42% 59% 41% 64%Intimate partner 34% 56% violence in DRC isamong the highest 28% 50% in the world, 36% 38% yet there is little 40% research or programmatic attention on it.
ResearchQuestionHow do health effects ofintimate partner violencecompare to health effects ofnon-partner violencefor women in the DRC?
Population & Data Nationally representative 2007 DHS 2,859 Women Ever married or lived with a man as if married
Independent variable: VIOLENCE% Married Women Reporting Violence EmotionalIntimate Partner Violence Moderate Physical Severe Physical Any Physical Sexual IPV Physical and/or sexual Any IPV… Physical, Non-Partner Intimate partner Sexual, Ever violence is widespreadOther Sexual, last 12 months and affects an alarmingly high First sex forced number of women.
Dependent variable: HEALTH Outcomes Infertility Sexually Transmitted Poor birth outcomes INFECTIONS HIV riskDuring the last 12 months,• have you had a disease which you got through sexual contact?• have you had a bad smelling abnormal genital discharge?• have you had a genital sore or ulcer?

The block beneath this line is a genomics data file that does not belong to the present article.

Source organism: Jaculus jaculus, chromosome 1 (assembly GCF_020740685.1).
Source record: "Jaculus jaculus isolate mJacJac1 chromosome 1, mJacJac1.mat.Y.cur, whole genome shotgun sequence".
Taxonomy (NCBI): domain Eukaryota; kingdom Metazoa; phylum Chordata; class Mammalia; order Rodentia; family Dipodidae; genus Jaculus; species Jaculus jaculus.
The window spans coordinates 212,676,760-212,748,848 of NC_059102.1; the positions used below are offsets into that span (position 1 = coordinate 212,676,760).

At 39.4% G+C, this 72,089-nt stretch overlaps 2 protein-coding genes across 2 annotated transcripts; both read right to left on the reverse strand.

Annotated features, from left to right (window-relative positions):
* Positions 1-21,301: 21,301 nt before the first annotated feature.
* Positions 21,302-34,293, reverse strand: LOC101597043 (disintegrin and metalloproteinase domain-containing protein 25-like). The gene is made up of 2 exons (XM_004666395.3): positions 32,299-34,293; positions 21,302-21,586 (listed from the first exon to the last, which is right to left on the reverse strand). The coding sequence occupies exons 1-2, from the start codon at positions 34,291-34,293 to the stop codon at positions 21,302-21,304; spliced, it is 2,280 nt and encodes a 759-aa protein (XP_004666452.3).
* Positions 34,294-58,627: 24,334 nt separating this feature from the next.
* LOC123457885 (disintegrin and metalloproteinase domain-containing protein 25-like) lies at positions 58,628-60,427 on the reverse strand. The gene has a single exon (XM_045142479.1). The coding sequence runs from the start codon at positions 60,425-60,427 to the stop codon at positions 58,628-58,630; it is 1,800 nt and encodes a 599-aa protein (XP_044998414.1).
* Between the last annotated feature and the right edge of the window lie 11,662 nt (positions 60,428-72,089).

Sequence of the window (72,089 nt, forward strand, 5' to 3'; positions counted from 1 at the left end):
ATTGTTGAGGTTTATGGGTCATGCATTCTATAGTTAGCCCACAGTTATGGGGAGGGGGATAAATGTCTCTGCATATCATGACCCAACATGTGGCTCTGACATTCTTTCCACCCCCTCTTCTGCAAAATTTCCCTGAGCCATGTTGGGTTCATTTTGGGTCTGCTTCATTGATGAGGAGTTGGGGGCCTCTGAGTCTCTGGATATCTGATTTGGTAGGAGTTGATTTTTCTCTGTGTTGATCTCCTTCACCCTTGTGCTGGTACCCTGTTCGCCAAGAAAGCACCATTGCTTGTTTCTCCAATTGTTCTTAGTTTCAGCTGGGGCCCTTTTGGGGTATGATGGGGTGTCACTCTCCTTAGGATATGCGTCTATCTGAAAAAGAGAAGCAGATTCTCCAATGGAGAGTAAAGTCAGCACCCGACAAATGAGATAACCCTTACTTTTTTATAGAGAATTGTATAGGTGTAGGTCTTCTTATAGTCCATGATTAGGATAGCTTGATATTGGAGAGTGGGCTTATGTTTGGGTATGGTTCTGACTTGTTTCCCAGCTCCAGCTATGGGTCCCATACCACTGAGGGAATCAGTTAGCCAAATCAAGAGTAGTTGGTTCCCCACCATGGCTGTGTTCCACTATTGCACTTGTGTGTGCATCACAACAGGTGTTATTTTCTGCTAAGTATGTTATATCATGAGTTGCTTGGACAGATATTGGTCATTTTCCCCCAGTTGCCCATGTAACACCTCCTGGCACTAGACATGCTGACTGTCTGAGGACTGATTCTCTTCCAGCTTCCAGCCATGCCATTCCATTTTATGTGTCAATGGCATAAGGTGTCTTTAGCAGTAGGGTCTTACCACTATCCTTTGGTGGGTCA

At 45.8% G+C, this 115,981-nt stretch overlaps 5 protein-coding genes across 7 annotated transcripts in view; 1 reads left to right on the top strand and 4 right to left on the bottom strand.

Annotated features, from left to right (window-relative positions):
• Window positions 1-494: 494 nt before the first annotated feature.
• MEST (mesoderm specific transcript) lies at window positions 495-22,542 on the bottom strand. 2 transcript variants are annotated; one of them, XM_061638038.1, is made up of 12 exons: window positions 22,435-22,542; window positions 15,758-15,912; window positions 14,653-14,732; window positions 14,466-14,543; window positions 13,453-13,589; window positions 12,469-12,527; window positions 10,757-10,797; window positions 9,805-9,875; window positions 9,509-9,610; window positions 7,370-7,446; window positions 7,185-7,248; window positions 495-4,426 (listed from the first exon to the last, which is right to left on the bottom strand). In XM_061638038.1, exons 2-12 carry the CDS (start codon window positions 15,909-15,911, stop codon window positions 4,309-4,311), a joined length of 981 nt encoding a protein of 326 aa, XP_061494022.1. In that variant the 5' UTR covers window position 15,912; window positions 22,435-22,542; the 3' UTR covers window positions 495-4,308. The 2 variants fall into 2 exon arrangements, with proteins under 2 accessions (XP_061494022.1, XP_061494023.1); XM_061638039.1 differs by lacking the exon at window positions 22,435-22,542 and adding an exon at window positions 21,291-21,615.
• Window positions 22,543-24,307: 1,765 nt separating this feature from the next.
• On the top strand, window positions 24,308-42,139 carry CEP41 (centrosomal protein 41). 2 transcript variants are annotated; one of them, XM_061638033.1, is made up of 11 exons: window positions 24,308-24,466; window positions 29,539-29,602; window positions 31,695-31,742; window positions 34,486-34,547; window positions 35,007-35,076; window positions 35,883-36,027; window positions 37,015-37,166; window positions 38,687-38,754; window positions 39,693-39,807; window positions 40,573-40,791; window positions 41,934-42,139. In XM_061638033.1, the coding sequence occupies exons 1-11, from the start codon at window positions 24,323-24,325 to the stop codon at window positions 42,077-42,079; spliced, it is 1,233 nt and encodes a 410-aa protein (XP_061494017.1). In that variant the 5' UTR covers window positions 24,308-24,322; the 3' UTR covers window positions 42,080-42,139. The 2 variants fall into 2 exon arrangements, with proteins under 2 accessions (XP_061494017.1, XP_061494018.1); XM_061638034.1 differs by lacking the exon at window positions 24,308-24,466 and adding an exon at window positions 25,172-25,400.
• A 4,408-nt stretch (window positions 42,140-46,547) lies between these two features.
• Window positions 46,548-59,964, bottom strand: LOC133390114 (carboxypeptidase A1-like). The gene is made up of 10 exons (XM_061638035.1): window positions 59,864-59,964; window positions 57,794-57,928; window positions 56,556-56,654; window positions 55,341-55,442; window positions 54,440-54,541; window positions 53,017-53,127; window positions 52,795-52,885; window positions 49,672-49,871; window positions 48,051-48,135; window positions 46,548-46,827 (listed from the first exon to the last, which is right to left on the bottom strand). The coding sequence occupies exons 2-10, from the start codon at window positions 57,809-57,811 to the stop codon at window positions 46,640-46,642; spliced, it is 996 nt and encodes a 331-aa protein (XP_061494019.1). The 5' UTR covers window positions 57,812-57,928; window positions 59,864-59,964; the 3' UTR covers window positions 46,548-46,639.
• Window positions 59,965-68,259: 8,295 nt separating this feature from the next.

Women who experienced violence ofany kind had higher rates of STIs .
% women reporting STI in past 12 months, by type of sexual violence 2 sexual No Reported Violence violence Reported ViolenceVariables: 13.9% 13.0%Intimate Partner 6.9%Sexual Violence 5.1%Ever Sexual Violence Sexual IPV Sexual, Ever Intimate Partner Other Violence Violence
“Ever sexual violence” ≠ non-partner violence (necessarily) }Has anyone ever forced youto have sexual intercourse (Who?)against your will?